Past successes should not hide what remains to be done towards complete eradication of malaria, write Maurice Ponga and Cristian Dan Preda.
MEP Maurice Ponga is Vice-President of the European Parliament’s Committee on Development.
MEP Cristian Dan Preda is Vice-President of the European Parliament’s Committee on Development.
As the 2000 Millennium Development Goals (MDGs) were set to be achieved by 2015, the European Year for Development reminds us that Europe can play a key role in fighting against inequalities and poverty, and fostering sustainable socio-economic development at global level. As April focuses on public health challenges in developing countries, it is the right time to take stock of the health targets of the MDGs, and reflect on the priorities for the post-2015 global health agenda.
The Sixth Millennium Development Goals (MDG), which aimed at fighting against malaria, has proven successful, thus showing that tangible results can be achieved thanks to the MDGs. As target 6c of MDGs was to “control malaria and other major diseases and begin to reverse the trend” by 2015, the World Health Organization (WHO) reports that the wide distribution of mosquito nets, malaria treatments and rapid diagnostic tools have contributed to reduce malaria-related mortality by 47% between 2000 and 2013.
However, past successes should not hide what remains to be done towards complete eradication of malaria. To date, malaria remains a major health challenge: it is by far the most important tropical parasitic diseases in the world, making more victims than any other transmissible disease, except for tuberculosis. Although malaria can be prevented and treated, half a million people still die from it each year, mostly in Africa and South-West Asia. Among those, children under five are particularly affected (7% keep lasting neurological sequels).
Furthermore, it has been observed in Southeast Asia (Cambodia, Laos or Malaysia) that the parasite responsible for the major strand of malaria P. falciparum, which is transmitted by the bite of Anopheles mosquitoes, is becoming increasingly resistant to artemisinin-based combination therapies, the first-line treatment recommended by WHO since 2001. In the 1970s and the 1980s, the parasite had developed a resistance to former generations of antimalarial treatments such as chloroquine and sulfadoxine-pyrimethamine, thus undermining the progress of eradication policies. Today, only a new generation of malaria treatments can address this challenge and ensure the elimination of the disease on the long term.
These mixed results show how important it is to continue our efforts towards prevention and control of malaria, not only on the ground but also in the context of the post-2015 framework. Reducing the current efforts at local or international level could hinder advanced eradication processes, as it happened in India in the 1970s and in Panama in the 2000s. Indeed, most of the 75 outbreaks of malaria since 1930 have been attributed to a decline in funding for control programs.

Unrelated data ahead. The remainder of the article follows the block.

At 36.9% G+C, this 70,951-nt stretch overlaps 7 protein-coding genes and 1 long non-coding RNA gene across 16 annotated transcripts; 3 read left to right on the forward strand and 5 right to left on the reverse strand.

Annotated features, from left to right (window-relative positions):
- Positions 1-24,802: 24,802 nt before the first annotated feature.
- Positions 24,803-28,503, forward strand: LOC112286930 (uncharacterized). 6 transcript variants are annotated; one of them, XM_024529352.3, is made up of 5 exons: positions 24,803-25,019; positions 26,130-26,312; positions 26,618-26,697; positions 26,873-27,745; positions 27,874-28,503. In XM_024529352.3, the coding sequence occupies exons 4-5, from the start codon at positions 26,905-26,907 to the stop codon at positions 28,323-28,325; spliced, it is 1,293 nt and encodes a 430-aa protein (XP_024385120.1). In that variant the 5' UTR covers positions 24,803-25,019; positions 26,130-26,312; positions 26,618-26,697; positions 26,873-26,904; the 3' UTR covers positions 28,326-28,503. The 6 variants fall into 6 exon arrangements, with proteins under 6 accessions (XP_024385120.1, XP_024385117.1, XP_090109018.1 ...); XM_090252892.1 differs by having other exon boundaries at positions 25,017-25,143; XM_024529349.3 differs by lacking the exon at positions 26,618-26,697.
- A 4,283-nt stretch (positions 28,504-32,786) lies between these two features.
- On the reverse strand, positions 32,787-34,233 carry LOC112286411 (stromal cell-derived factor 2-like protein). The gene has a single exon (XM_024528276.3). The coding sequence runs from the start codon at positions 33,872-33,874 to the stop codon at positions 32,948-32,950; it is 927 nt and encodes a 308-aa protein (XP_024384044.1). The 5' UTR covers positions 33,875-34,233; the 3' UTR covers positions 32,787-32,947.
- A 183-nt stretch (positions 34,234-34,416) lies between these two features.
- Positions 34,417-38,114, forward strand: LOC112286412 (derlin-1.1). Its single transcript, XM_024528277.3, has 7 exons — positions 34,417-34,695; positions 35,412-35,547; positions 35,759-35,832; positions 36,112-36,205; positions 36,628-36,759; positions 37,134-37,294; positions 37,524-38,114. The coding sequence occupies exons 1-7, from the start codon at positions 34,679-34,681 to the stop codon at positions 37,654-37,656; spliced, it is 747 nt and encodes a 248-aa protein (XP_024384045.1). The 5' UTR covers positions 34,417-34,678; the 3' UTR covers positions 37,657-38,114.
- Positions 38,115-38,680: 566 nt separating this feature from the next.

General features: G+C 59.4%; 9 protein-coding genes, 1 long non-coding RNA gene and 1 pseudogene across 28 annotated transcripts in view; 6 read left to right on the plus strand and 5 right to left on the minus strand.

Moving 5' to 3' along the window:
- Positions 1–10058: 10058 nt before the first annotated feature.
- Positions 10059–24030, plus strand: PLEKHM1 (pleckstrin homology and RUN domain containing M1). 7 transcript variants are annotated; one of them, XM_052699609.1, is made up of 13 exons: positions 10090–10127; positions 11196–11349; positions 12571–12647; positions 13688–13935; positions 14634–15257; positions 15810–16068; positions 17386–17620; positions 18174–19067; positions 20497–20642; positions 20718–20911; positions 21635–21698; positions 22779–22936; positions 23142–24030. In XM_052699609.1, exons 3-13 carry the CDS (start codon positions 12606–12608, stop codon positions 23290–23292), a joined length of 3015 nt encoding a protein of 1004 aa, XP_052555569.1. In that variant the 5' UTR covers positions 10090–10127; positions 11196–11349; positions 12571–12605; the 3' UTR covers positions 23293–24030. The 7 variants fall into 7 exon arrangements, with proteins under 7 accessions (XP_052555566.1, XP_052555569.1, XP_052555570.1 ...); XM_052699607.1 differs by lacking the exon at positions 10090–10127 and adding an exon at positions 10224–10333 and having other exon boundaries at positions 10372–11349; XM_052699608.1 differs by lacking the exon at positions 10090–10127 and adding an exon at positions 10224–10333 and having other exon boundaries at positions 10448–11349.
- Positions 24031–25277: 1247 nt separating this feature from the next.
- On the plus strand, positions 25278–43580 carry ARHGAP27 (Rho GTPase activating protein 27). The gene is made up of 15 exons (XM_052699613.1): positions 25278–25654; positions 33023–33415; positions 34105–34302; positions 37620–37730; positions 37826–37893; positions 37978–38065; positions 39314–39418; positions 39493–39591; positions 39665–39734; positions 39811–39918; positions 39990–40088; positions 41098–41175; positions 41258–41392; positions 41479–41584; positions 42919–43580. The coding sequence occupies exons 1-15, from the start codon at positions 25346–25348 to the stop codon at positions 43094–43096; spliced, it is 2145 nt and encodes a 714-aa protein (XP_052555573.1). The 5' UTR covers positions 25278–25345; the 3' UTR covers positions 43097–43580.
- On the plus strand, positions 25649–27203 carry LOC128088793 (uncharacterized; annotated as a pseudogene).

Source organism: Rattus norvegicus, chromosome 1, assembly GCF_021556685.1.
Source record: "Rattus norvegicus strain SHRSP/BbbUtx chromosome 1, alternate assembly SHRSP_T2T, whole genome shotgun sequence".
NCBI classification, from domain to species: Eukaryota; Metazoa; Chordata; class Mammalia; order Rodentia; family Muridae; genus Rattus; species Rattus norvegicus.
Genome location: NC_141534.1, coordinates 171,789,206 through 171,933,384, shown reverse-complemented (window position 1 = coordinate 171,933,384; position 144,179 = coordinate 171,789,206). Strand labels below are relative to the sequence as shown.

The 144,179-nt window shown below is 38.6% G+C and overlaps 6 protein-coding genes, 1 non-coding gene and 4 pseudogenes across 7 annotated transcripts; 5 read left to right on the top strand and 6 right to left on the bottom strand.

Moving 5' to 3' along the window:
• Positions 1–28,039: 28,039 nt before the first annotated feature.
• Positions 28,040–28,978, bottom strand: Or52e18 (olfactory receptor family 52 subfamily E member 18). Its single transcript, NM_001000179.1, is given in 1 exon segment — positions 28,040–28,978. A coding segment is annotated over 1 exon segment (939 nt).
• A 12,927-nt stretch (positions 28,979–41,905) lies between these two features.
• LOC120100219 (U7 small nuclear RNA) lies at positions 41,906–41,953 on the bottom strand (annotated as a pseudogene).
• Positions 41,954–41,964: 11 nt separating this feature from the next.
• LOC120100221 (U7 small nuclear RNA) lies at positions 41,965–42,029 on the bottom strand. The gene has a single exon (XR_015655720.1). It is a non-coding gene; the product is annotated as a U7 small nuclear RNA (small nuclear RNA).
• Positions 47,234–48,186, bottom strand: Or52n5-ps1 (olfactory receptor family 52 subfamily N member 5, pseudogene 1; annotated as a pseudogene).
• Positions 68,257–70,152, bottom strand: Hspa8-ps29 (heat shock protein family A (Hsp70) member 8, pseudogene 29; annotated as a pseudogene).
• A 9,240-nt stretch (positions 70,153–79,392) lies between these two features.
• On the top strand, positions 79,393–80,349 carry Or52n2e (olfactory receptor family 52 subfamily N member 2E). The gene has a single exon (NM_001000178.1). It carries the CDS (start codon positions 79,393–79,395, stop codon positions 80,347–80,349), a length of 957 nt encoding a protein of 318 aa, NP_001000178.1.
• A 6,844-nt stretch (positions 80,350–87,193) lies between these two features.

Whilst the support of the international community is crucial and sends a strong political signal, the involvement of all stakeholders remains a critical success factor. In particular, local authorities from endemic countries must adopt a more sustainable approach focusing on the consolidation of health systems rather than ad-hoc responses to emergency situations. Examples in Morocco and Turkey show that the quality of local health infrastructure, the continuous supply of antimalarial drugs and health workers’ skills are critical factors to ensure good health outcomes for affected populations – or populations at risk.
Moreover, the private sector can also be a key partner, as outlined in the European Commission Communication on “A Stronger Role of the Private Sector in Achieving Inclusive and Sustainable Growth in Developing Countries” published in May 2014. Pharmaceuticals companies have provided malaria treatments on a large scale, but they can make a significant difference by developing innovative treatments that can address the growing resistance of P. falciparum. Furthermore, single-dose treatments are a promising research area; whilst existing treatments are currently administered over a couple of days, single-dose treatments would optimize treatment’s uptake, thus improving its effectiveness.
In order to support the progress of international community towards the eradication of malaria, we call on the public and private stakeholders to work together to develop innovative solutions ranging from awareness-raising to prevention, drug supply, access to care and research and development. In this respect, the European and Developing Countries Clinical Trials Partnership, for which Maurice Ponga – co-author of this editorial, was rapporteur in the Development Committee during the previous parliamentary term, demonstrates how multilateral cooperation in clinical trials can contribute to the development of treatments against poverty-linked diseases. Many research projects on malaria and improvement of health policies in endemic countries can help overcome the obstacles previously mentioned and build capacity on the ground.
In line with the work of EDCTP2 and the 2010 Communication on “The EU Role in Global Health”, we believe that the European Union must play a leading role in the post-2015 agenda to address global health issues, and in particular drive the fight against malaria.